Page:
Paul says “since we have been raised with Christ, seek what is above, where Jesus is, where God is.”  As God’s people, our lives are hidden with Jesus in God. We don’t know yet what we will be when Jesus comes. But we do know when Jesus comes, what we really are will be revealed. So our goal is to live in God’s direction, moving toward Jesus. As Paul says, we need to “put away what is earthly” – get rid of anything in us that might hold us back or that might harm what God has created in us.

One commentator puts it this way: the time of the Roman Empire was a time of “insatiable consumption” – sounds a lot like our world today! And Paul calls this “idolatry”.

We need to take off the old self and put on the new self. Anything of this world that comes between us and God is an idol and needs to be gotten rid of. That might include, but is not limited to: unfaithfulness, greed, anger, slander, abusive language, speaking lies or half-truths – these all are forms of Baal-worship.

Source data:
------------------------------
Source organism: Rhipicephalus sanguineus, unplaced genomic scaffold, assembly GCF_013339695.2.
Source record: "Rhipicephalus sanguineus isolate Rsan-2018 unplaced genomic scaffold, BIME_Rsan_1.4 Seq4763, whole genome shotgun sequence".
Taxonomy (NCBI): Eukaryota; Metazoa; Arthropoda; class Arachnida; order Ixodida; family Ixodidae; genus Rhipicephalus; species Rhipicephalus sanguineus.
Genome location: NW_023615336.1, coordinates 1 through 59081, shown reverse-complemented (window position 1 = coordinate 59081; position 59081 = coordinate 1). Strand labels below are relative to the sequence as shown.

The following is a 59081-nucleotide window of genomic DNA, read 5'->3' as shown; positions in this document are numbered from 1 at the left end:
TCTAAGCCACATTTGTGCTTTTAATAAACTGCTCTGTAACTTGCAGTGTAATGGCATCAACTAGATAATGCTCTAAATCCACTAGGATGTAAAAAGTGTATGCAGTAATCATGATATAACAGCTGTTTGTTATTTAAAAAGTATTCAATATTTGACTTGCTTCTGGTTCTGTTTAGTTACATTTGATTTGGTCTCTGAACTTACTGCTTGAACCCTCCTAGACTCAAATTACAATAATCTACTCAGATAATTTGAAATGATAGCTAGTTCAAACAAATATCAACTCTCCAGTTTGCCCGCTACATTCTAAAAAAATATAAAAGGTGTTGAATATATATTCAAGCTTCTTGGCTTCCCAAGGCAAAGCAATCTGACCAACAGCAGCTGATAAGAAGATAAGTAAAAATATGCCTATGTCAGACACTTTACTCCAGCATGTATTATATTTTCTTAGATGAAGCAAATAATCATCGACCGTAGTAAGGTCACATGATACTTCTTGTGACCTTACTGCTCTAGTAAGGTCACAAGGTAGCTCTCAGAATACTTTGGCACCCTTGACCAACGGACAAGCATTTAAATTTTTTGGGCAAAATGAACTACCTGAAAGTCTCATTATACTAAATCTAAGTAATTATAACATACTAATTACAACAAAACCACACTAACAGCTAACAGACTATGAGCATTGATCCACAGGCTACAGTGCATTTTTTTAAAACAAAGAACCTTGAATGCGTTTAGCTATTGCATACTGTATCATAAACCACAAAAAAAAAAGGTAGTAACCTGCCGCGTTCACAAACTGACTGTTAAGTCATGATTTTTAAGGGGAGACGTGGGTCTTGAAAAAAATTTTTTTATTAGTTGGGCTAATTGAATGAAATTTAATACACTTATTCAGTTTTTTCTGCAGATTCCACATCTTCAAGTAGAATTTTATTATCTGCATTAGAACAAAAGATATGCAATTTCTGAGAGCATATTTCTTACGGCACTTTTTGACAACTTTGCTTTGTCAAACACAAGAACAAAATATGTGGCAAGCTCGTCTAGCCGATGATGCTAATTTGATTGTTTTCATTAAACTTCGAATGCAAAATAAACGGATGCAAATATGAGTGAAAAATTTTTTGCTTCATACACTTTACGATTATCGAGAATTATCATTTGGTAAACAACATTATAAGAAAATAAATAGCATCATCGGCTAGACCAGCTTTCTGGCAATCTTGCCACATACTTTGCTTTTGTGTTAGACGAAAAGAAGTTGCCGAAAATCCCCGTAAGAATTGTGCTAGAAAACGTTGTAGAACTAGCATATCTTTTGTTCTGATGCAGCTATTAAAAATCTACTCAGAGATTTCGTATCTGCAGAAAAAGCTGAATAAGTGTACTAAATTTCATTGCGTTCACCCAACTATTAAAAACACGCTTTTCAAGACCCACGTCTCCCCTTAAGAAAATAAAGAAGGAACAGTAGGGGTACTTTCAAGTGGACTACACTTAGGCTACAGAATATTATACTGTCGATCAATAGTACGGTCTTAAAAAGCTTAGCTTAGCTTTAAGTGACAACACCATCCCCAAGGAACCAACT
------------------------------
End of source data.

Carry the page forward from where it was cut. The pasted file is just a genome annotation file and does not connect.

God calls us away from serving what is ‘not God’ and into worshiping the one and only true God. False gods – as with Pharaohs – only imprison and enslave us. Paul talks about putting on new clothing for our souls; he talks about “being renewed in the knowledge and in the image of our creator.” In God’s kingdom we are no longer Jew or Greek, male or female, slave or free, black or white, children of different nations: we are all ONE in Jesus. As Paul says, “Christ is all and in all.”

We won’t ever see this perfectly in this life. But in Jesus we make progress… which starts now and continues into eternity. In the meantime we trust in the passionate love of God that Hosea talked about. God loves us so much! God is faithful; God will do what God has promised; and God will never let us go. God will find a way. AMEN.

God Will Make a Way

Preached at the South Hills Partnership of United Methodist Churches, July 2022